Florida residents worry about housing costs after Hurricane Ian destruction. With more than 35,000 homes damaged or destroyed in Lee County, Fla., residents are concerned about housing affordability – and changes to their communities – as developers become involved.

On Florida's Gulf Coast, developers eye properties ravaged by Hurricane Ian

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On Florida's Gulf Coast, developers are buying up properties destroyed by Hurricane Ian last fall. In some cases, they're planning to build larger, more expensive homes in their place. NPR's Danielle Kaye reports that could have ramifications for the area's character.


DANIELLE KAYE, BYLINE: The expansive sandy beaches in Fort Myers have for years attracted people from colder states, like Beth and Ralph Sampson (ph). They're from Michigan but spend much of the year down here.

BETH SAMPSON: It's just charming here. It's not like the - oh, the night life and the - I think the carpet gets rolled up here at 9 o'clock at night.

RALPH SAMPSON: Yeah, yeah.

KAYE: It's not fancy like some of Florida's other coastal areas. About a third of Lee County residents are low income or spend at least 40% of their income on rent. Beth and Ralph own a home in Fort Myers Beach. It's still standing. But in October, one month after Ian hit, their neighborhood was a mess, hollowed out remnants of homes up and down their block. Beth says many of her neighbors can't rebuild.

B SAMPSON: One double lot has already sold. And we don't know to who or for how much.

KAYE: On Hercules, right? The lot behind us.

B SAMPSON: The street behind us. It's like, oh, boy, that's fast (laughter).

KAYE: She's worried about what could happen to the family-friendly fishing town.

B SAMPSON: I'm afraid that a big condo - or somebody's going to buy it for their home and we're going to lose all that beauty that we all shared.

KAYE: Brad Cozza, who owns a real estate brokerage in southwest Florida, says new out-of-state investors, from Wall Street hedge funds to major hotel chains, are already looking at new investments in the region.

BRAD COZZA: It is a completely blank canvas in certain areas that were extremely devastated.

KAYE: Cozza says his firm has already been involved in acquiring 39 properties since Hurricane Ian. One of his clients bought a damaged waterfront home in Cape Coral across the bridge from Fort Myers for $670,000. After renovations, Cozza expects it to sell for almost 1 million.

COZZA: You're going to see values jump. And you are seeing a lot of new players that are now in the area that would not have been in this area pre-storm.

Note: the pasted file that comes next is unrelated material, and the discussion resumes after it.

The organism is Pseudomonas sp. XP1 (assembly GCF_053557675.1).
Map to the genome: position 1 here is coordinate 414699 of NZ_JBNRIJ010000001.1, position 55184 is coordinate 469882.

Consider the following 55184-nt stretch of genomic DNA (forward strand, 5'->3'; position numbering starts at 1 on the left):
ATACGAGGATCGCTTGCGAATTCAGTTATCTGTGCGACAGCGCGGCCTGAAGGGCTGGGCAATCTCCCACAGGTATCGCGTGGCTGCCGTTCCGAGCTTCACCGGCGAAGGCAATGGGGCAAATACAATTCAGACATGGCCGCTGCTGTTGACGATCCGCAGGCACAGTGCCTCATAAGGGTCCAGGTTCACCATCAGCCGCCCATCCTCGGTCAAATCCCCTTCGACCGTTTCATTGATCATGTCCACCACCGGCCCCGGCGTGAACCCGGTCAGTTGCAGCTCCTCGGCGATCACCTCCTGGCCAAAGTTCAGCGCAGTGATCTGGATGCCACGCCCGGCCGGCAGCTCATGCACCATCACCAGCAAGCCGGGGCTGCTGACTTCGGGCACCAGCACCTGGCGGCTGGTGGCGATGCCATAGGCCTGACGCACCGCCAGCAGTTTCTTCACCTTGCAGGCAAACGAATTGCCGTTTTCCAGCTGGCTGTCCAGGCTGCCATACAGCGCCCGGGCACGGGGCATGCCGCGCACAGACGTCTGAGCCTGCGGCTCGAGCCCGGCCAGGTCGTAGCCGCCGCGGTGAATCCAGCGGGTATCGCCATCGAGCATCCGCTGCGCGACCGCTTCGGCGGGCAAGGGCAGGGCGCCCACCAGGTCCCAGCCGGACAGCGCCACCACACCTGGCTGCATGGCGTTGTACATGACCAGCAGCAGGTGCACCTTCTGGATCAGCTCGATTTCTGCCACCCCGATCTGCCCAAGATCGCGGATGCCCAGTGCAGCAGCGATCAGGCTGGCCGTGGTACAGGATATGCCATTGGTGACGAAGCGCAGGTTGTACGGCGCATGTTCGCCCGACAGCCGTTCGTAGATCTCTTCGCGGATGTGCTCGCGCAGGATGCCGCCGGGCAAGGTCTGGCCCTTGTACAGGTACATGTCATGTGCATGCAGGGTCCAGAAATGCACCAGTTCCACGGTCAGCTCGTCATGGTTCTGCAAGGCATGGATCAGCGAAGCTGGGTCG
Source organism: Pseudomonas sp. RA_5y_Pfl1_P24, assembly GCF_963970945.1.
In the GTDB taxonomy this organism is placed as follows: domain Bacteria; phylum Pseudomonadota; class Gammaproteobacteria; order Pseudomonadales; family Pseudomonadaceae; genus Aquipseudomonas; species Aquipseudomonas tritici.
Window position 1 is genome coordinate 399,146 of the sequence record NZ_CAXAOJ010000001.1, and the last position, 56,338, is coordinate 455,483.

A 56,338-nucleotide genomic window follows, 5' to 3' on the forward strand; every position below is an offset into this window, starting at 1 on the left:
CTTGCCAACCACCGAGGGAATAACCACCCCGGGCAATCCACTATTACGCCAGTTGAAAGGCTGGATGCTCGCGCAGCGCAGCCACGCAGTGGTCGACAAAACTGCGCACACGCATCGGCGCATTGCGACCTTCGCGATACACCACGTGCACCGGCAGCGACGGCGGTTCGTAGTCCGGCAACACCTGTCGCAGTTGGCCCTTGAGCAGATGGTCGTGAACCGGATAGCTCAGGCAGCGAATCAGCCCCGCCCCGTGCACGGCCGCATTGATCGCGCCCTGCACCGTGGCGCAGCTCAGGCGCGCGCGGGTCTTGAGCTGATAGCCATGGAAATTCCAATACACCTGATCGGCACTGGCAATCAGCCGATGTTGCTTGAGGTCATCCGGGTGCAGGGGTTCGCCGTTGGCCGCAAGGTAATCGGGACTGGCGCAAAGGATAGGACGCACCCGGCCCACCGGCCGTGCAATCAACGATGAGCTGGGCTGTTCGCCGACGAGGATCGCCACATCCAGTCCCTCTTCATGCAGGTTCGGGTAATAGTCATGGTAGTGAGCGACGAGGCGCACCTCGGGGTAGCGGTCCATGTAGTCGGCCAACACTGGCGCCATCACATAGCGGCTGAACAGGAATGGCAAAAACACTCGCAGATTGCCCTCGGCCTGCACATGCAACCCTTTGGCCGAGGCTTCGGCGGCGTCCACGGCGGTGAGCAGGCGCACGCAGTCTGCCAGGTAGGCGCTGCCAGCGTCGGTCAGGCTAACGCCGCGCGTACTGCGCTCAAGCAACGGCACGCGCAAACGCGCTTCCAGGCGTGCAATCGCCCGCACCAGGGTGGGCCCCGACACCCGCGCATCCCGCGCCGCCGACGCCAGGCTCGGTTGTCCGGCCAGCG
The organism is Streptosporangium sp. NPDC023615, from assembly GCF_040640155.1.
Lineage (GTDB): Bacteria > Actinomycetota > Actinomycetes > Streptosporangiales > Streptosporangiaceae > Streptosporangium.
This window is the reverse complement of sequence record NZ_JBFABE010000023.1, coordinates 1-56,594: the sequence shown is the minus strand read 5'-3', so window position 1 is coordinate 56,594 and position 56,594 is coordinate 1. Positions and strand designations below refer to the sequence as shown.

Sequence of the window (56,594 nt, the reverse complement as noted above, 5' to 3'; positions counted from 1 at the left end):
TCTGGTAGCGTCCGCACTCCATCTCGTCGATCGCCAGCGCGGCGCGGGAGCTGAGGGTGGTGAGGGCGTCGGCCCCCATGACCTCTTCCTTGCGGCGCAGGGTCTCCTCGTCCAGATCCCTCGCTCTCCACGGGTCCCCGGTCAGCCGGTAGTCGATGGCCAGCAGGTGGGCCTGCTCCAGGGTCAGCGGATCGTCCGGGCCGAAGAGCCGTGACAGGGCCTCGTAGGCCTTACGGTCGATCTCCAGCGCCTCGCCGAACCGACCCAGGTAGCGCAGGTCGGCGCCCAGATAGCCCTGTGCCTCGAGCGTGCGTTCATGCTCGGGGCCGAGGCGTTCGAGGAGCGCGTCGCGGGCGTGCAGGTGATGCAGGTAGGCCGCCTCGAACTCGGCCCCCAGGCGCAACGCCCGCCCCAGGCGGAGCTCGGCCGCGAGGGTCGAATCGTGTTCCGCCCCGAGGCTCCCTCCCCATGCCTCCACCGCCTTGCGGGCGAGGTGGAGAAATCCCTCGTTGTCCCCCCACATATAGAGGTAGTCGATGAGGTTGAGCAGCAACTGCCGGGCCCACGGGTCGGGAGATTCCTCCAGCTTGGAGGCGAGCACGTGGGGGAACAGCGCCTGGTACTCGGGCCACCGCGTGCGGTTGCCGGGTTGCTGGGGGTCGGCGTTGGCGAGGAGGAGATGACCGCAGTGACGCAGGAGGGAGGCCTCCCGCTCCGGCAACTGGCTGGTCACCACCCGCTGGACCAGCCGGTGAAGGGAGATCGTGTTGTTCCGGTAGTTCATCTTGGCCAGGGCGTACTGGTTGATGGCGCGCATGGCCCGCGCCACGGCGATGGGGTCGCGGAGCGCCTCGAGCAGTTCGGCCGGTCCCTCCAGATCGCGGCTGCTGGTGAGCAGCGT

KAYE: This, Cozza says, is just plain market dynamics. Many homeowners didn't have flood insurance, so they can't rebuild. And that's an opportunity investors are seizing.

MICHELLE MEYER: Older houses in general are more affordable. And so when you wipe out an older housing stock, even just building new, period, is going to be more expensive.

KAYE: Michelle Meyer directs the Hazard Reduction and Recovery Center at Texas A&M University. She says it costs a lot to build new structures up to code to make them more resilient in the face of disasters. There is federal disaster recovery money to help homeowners rebuild. In the past, states have gotten hundreds of millions of dollars from the Department of Housing and Urban Development. But Meyer says it could take a year or two before that money is available. Until then, she says local officials can encourage homeowners not to sell out of desperation.

MEYER: And find a way to have them hold on to their property and rebuild their property and remain in the home.

KAYE: Meyer says cities can also use zoning regulations, like zoning for single-family homes, to help support low-income residents.


JASON GREEN: These first two meetings we've tried to gear up towards the policy discussion and getting things in place and moving towards these changes that take time.

KAYE: Jason Green, a zoning consultant for the town of Fort Myers Beach, spoke at the local planning agency's meeting in December. Green says he doesn't think zoning in the town will change much.

GREEN: There are some duplexes. There's a few triplexes and quads kind of worked in there over the years. But for the most part, you'll see that there are single family homes.

KAYE: But there are a lot of investors who will push for bigger developments. They were doing so even before Ian hit. Joanne Semmer has been trying to stop one.

JOANNE SEMMER: Southwest Florida has a different flavor, you know, to it. And we really don't want to become another Miami. But money talks.

KAYE: Semmer has lived near Fort Myers Beach for more than 50 years. She's president of the Ostego Bay Marine Science Center.

SEMMER: I live near the commercial fishing docks and working waterfront.

KAYE: In 2020, Semmer and her brother sued Lee County after it rezoned to allow a high-rise apartment complex across the street from her home. They won. But one month before Hurricane Ian, Florida Governor Ron DeSantis and his cabinet overturned that decision, allowing the project to move forward and paving the way for more density across Lee County's hurricane-prone areas. And now...

SEMMER: We were kind of ground zero on Hurricane Ian.

KAYE: Semmer says she's frustrated by efforts to develop the waterfront.

SEMMER: The developers want to come in and take over our working waterfront and build condominiums. So many of our areas are being sold out.

KAYE: But she'll keep fighting to preserve the character of the town. Danielle Kaye, NPR News, Fort Myers.

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